Drug delivery to the Central Nervous System (CNS) represents a huge challenge for all neuroscientists owing to the presence of the Blood-Brain Barrier (BBB) hampering the influx to the brain of most of the drugs, enzymes, gene materials. Nanotechnology, based on polymeric nanoparticles (Np) and liposomes, could be an useful tool for the delivery of the drugs in the brain if they are planned for crossing the BBB. This goal can be achieved specifically engineering the Np surface in order to take advantage of the BBB crossing pathways, such as endocytosis or transcytosis. We applied this approach modifying polylactide-co-glycolide (PLGA) Np with two different peptides to produce highly selective nanosystems able to enter the brain after i.v. administration in the rats [Costantino L. et al. (2005). J Control Rel 108, 84-96; Tosi G. et al. (2007) J. Control Rel 122, 1-9]. The administration of decorated Np with a simil-opioid peptide (planned and synthesized in our laboratories) allows a variety of P-glycoprotein substrate to cross the BBB at a rate of 15-20% of the injected dose, as microscopy technique (confocal, fluorescent), biodistribution and pharmacological studies proved [Vergoni A.V. et al. (2009) Nanomedicine (NBM) 5, 369-377] These systems cross the BBB via an endocytic mechanism pointed out by an electron microscopy procedure (fig. 1). On the contrary, the Np decorated with a Leptin fragment should be able to take advantage of specific BBB-leptin receptors (Ob-R). In vivo experiments pointed out the efficacy of these leptin modified Np in the brain delivery and the trancytosis mechanism of the BBB crossing (fig. 2). Any anoretic effect of the Leptin-fragment covering the Np was exclude by food-intake experiments.Figure 1. Left: Electron microscopy image of multiple mechanisms of simil-opioid-Np interaction with BBB endothelial cells; Right: Fig. 2. Brain images after iv administration of Leptin-derived peptide- Np. Red spots are due to Np labeled with TRICT and blue-spots are brain nuclei with DAPI.

Peptide-engineered polylactide-co-glycolide (PLGA) nanoparticles for brain delivery of drugs: in vivo experiments and proof of concept / Tosi, Giovanni; Fano, Rita Adriana; Badiali, Luca; Bondioli, Lucia; Ruozi, Barbara; Vergoni, Anna Valeria; Rivasi, Francesco; Benassi, Rois; Vandelli, Maria Angela; Forni, Flavio. - STAMPA. - 1:(2010), pp. 84-84. ((Intervento presentato al convegno Neuroscience 2010 tenutosi a San Diego, CA, US nel 13-17 November 2010.

Peptide-engineered polylactide-co-glycolide (PLGA) nanoparticles for brain delivery of drugs: in vivo experiments and proof of concept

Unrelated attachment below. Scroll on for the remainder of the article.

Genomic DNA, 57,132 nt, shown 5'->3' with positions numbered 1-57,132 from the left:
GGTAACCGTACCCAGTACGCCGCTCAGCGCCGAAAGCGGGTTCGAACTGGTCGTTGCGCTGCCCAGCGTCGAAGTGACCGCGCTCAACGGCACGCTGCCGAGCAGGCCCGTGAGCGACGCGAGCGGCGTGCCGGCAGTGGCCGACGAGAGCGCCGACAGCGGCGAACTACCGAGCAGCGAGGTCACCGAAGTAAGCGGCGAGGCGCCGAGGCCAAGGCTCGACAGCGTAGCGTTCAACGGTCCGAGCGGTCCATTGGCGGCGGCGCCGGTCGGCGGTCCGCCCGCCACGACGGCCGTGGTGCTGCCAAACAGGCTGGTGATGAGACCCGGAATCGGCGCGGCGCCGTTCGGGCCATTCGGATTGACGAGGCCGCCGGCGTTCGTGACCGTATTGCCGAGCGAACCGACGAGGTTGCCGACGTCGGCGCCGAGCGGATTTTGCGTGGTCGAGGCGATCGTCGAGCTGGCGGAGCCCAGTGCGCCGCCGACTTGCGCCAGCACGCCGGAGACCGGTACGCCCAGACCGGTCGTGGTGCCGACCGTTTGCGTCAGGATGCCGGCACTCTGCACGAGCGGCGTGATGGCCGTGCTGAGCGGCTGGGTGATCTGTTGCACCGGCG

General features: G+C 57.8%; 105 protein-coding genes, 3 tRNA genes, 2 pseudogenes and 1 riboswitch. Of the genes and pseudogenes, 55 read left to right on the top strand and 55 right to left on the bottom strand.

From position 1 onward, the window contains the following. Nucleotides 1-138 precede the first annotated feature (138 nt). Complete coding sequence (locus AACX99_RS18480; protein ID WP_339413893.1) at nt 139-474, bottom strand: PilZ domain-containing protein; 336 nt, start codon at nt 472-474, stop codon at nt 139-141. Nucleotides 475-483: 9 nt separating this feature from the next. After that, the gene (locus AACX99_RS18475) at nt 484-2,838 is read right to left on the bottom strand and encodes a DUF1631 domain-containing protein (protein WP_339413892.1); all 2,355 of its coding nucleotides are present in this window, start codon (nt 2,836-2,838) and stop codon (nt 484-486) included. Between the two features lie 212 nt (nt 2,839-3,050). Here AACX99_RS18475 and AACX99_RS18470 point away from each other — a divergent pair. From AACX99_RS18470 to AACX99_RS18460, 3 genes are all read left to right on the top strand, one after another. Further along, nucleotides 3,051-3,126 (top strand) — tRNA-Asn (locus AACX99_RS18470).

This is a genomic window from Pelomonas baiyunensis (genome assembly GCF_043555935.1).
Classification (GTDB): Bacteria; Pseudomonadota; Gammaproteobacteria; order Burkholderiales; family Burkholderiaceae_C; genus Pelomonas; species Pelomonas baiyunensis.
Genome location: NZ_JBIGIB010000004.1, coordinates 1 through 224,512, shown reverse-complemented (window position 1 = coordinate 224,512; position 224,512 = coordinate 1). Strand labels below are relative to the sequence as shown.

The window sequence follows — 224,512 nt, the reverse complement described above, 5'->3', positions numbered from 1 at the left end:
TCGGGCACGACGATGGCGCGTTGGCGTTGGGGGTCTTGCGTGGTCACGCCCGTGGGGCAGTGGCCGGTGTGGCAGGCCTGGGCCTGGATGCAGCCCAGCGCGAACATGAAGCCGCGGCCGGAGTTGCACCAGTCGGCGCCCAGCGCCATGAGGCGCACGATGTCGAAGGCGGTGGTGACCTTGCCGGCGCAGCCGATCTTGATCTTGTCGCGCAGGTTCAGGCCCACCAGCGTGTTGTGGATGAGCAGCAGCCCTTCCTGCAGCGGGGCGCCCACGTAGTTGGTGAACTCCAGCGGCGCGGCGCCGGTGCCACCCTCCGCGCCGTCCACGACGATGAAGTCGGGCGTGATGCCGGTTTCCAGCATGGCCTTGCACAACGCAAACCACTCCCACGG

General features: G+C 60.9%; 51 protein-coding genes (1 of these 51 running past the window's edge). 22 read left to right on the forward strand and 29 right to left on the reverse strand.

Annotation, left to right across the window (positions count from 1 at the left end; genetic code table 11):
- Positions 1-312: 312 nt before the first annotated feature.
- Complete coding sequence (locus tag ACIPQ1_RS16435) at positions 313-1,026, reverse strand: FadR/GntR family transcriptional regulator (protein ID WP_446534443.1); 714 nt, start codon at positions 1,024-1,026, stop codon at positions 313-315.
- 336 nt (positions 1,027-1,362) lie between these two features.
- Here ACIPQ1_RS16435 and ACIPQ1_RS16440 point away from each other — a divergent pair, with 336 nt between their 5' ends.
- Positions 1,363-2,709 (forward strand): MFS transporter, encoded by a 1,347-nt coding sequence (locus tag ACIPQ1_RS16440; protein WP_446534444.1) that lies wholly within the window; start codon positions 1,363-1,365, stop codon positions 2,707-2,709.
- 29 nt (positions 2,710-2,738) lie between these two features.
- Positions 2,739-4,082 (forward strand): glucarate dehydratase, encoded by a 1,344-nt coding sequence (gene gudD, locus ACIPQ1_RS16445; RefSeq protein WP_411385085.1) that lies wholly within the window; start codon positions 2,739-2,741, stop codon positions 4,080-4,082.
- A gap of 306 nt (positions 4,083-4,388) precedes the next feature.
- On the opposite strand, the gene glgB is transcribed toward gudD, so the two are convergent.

TOSI, Giovanni;FANO, Rita Adriana;BADIALI, Luca;BONDIOLI, Lucia;RUOZI, Barbara;VERGONI, Anna Valeria;RIVASI, Francesco;BENASSI, Rois;VANDELLI, Maria Angela;FORNI, Flavio
2010

Abstract

Drug delivery to the Central Nervous System (CNS) represents a huge challenge for all neuroscientists owing to the presence of the Blood-Brain Barrier (BBB) hampering the influx to the brain of most of the drugs, enzymes, gene materials. Nanotechnology, based on polymeric nanoparticles (Np) and liposomes, could be an useful tool for the delivery of the drugs in the brain if they are planned for crossing the BBB. This goal can be achieved specifically engineering the Np surface in order to take advantage of the BBB crossing pathways, such as endocytosis or transcytosis. We applied this approach modifying polylactide-co-glycolide (PLGA) Np with two different peptides to produce highly selective nanosystems able to enter the brain after i.v. administration in the rats [Costantino L. et al. (2005). J Control Rel 108, 84-96; Tosi G. et al. (2007) J. Control Rel 122, 1-9]. The administration of decorated Np with a simil-opioid peptide (planned and synthesized in our laboratories) allows a variety of P-glycoprotein substrate to cross the BBB at a rate of 15-20% of the injected dose, as microscopy technique (confocal, fluorescent), biodistribution and pharmacological studies proved [Vergoni A.V. et al. (2009) Nanomedicine (NBM) 5, 369-377] These systems cross the BBB via an endocytic mechanism pointed out by an electron microscopy procedure (fig. 1). On the contrary, the Np decorated with a Leptin fragment should be able to take advantage of specific BBB-leptin receptors (Ob-R). In vivo experiments pointed out the efficacy of these leptin modified Np in the brain delivery and the trancytosis mechanism of the BBB crossing (fig. 2). Any anoretic effect of the Leptin-fragment covering the Np was exclude by food-intake experiments.Figure 1. Left: Electron microscopy image of multiple mechanisms of simil-opioid-Np interaction with BBB endothelial cells; Right: Fig. 2. Brain images after iv administration of Leptin-derived peptide- Np. Red spots are due to Np labeled with TRICT and blue-spots are brain nuclei with DAPI.
Neuroscience 2010
San Diego, CA, US
13-17 November 2010
1
84
84
Tosi, Giovanni; Fano, Rita Adriana; Badiali, Luca; Bondioli, Lucia; Ruozi, Barbara; Vergoni, Anna Valeria; Rivasi, Francesco; Benassi, Rois; Vandelli, Maria Angela; Forni, Flavio
Peptide-engineered polylactide-co-glycolide (PLGA) nanoparticles for brain delivery of drugs: in vivo experiments and proof of concept / Tosi, Giovanni; Fano, Rita Adriana; Badiali, Luca; Bondioli, Lucia; Ruozi, Barbara; Vergoni, Anna Valeria; Rivasi, Francesco; Benassi, Rois; Vandelli, Maria Angela; Forni, Flavio. - STAMPA. - 1:(2010), pp. 84-84. ((Intervento presentato al convegno Neuroscience 2010 tenutosi a San Diego, CA, US nel 13-17 November 2010.
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